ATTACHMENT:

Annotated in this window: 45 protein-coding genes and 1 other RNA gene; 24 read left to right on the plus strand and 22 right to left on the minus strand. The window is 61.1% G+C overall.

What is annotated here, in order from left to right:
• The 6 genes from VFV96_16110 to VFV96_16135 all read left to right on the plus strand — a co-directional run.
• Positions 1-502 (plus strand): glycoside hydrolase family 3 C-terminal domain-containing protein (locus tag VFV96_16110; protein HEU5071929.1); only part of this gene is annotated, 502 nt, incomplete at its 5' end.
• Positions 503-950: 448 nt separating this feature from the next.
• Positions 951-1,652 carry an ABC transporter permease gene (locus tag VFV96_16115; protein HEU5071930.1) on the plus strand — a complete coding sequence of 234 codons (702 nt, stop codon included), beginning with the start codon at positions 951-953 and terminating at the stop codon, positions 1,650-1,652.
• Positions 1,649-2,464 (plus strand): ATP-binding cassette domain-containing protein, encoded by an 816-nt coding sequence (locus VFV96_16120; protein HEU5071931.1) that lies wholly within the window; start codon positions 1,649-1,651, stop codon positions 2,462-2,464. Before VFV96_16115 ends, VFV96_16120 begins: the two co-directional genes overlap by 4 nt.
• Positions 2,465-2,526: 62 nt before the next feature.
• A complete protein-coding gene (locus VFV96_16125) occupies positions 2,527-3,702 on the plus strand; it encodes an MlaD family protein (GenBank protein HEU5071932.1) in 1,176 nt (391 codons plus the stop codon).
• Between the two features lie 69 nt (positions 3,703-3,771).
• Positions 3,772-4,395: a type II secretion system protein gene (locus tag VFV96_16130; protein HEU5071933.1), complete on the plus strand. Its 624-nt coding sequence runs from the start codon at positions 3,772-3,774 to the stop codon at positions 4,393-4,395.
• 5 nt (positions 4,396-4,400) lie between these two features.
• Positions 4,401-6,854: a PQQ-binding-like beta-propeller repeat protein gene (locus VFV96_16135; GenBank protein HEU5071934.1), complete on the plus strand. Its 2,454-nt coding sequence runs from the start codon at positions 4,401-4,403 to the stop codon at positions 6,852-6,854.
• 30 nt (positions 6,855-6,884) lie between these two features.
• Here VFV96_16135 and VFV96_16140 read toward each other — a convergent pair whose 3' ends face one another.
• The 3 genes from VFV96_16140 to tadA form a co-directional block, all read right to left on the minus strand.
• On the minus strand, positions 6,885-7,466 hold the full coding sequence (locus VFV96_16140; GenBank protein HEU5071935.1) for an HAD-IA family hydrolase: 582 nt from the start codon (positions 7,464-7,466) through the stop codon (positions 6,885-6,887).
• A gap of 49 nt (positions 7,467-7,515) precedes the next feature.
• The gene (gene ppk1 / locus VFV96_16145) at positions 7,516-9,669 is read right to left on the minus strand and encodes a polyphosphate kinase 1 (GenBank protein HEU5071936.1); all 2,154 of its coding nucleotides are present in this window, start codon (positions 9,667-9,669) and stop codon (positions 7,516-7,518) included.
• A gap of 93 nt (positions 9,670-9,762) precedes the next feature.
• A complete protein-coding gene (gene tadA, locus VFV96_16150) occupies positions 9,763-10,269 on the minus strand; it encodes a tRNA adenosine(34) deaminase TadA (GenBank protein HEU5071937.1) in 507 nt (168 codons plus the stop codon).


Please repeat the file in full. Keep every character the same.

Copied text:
Annotated in this window: 45 protein-coding genes and 1 other RNA gene; 24 read left to right on the plus strand and 22 right to left on the minus strand. The window is 61.1% G+C overall.

What is annotated here, in order from left to right:
• The 6 genes from VFV96_16110 to VFV96_16135 all read left to right on the plus strand — a co-directional run.
• Positions 1-502 (plus strand): glycoside hydrolase family 3 C-terminal domain-containing protein (locus tag VFV96_16110; protein HEU5071929.1); only part of this gene is annotated, 502 nt, incomplete at its 5' end.
• Positions 503-950: 448 nt separating this feature from the next.
• Positions 951-1,652 carry an ABC transporter permease gene (locus tag VFV96_16115; protein HEU5071930.1) on the plus strand — a complete coding sequence of 234 codons (702 nt, stop codon included), beginning with the start codon at positions 951-953 and terminating at the stop codon, positions 1,650-1,652.
• Positions 1,649-2,464 (plus strand): ATP-binding cassette domain-containing protein, encoded by an 816-nt coding sequence (locus VFV96_16120; protein HEU5071931.1) that lies wholly within the window; start codon positions 1,649-1,651, stop codon positions 2,462-2,464. Before VFV96_16115 ends, VFV96_16120 begins: the two co-directional genes overlap by 4 nt.
• Positions 2,465-2,526: 62 nt before the next feature.
• A complete protein-coding gene (locus VFV96_16125) occupies positions 2,527-3,702 on the plus strand; it encodes an MlaD family protein (GenBank protein HEU5071932.1) in 1,176 nt (391 codons plus the stop codon).
• Between the two features lie 69 nt (positions 3,703-3,771).
• Positions 3,772-4,395: a type II secretion system protein gene (locus tag VFV96_16130; protein HEU5071933.1), complete on the plus strand. Its 624-nt coding sequence runs from the start codon at positions 3,772-3,774 to the stop codon at positions 4,393-4,395.
• 5 nt (positions 4,396-4,400) lie between these two features.
• Positions 4,401-6,854: a PQQ-binding-like beta-propeller repeat protein gene (locus VFV96_16135; GenBank protein HEU5071934.1), complete on the plus strand. Its 2,454-nt coding sequence runs from the start codon at positions 4,401-4,403 to the stop codon at positions 6,852-6,854.
• 30 nt (positions 6,855-6,884) lie between these two features.
• Here VFV96_16135 and VFV96_16140 read toward each other — a convergent pair whose 3' ends face one another.
• The 3 genes from VFV96_16140 to tadA form a co-directional block, all read right to left on the minus strand.
• On the minus strand, positions 6,885-7,466 hold the full coding sequence (locus VFV96_16140; GenBank protein HEU5071935.1) for an HAD-IA family hydrolase: 582 nt from the start codon (positions 7,464-7,466) through the stop codon (positions 6,885-6,887).
• A gap of 49 nt (positions 7,467-7,515) precedes the next feature.
• The gene (gene ppk1 / locus VFV96_16145) at positions 7,516-9,669 is read right to left on the minus strand and encodes a polyphosphate kinase 1 (GenBank protein HEU5071936.1); all 2,154 of its coding nucleotides are present in this window, start codon (positions 9,667-9,669) and stop codon (positions 7,516-7,518) included.
• A gap of 93 nt (positions 9,670-9,762) precedes the next feature.
• A complete protein-coding gene (gene tadA, locus VFV96_16150) occupies positions 9,763-10,269 on the minus strand; it encodes a tRNA adenosine(34) deaminase TadA (GenBank protein HEU5071937.1) in 507 nt (168 codons plus the stop codon).